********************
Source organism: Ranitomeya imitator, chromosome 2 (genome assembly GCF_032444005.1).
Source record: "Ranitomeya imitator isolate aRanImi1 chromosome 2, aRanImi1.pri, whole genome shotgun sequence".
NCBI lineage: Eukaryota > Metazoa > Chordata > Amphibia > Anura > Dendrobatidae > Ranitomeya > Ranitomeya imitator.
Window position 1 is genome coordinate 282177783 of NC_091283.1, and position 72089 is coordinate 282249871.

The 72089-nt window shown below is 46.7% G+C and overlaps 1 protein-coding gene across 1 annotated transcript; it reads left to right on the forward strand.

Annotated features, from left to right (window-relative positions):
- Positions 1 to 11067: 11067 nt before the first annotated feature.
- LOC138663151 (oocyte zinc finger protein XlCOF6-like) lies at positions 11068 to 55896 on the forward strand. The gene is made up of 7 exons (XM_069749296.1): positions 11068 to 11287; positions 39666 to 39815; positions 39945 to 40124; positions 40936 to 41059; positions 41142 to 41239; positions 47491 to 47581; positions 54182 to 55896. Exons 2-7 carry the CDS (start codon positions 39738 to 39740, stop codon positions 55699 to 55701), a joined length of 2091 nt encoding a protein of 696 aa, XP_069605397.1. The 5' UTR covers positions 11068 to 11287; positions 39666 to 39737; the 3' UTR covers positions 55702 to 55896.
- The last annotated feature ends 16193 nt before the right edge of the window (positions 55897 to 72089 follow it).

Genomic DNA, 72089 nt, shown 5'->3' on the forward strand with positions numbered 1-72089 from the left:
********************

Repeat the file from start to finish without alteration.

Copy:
Source organism: Ranitomeya imitator, chromosome 2 (genome assembly GCF_032444005.1).
Source record: "Ranitomeya imitator isolate aRanImi1 chromosome 2, aRanImi1.pri, whole genome shotgun sequence".
NCBI lineage: Eukaryota > Metazoa > Chordata > Amphibia > Anura > Dendrobatidae > Ranitomeya > Ranitomeya imitator.
Window position 1 is genome coordinate 282177783 of NC_091283.1, and position 72089 is coordinate 282249871.

The 72089-nt window shown below is 46.7% G+C and overlaps 1 protein-coding gene across 1 annotated transcript; it reads left to right on the forward strand.

Annotated features, from left to right (window-relative positions):
- Positions 1 to 11067: 11067 nt before the first annotated feature.
- LOC138663151 (oocyte zinc finger protein XlCOF6-like) lies at positions 11068 to 55896 on the forward strand. The gene is made up of 7 exons (XM_069749296.1): positions 11068 to 11287; positions 39666 to 39815; positions 39945 to 40124; positions 40936 to 41059; positions 41142 to 41239; positions 47491 to 47581; positions 54182 to 55896. Exons 2-7 carry the CDS (start codon positions 39738 to 39740, stop codon positions 55699 to 55701), a joined length of 2091 nt encoding a protein of 696 aa, XP_069605397.1. The 5' UTR covers positions 11068 to 11287; positions 39666 to 39737; the 3' UTR covers positions 55702 to 55896.
- The last annotated feature ends 16193 nt before the right edge of the window (positions 55897 to 72089 follow it).

Genomic DNA, 72089 nt, shown 5'->3' on the forward strand with positions numbered 1-72089 from the left: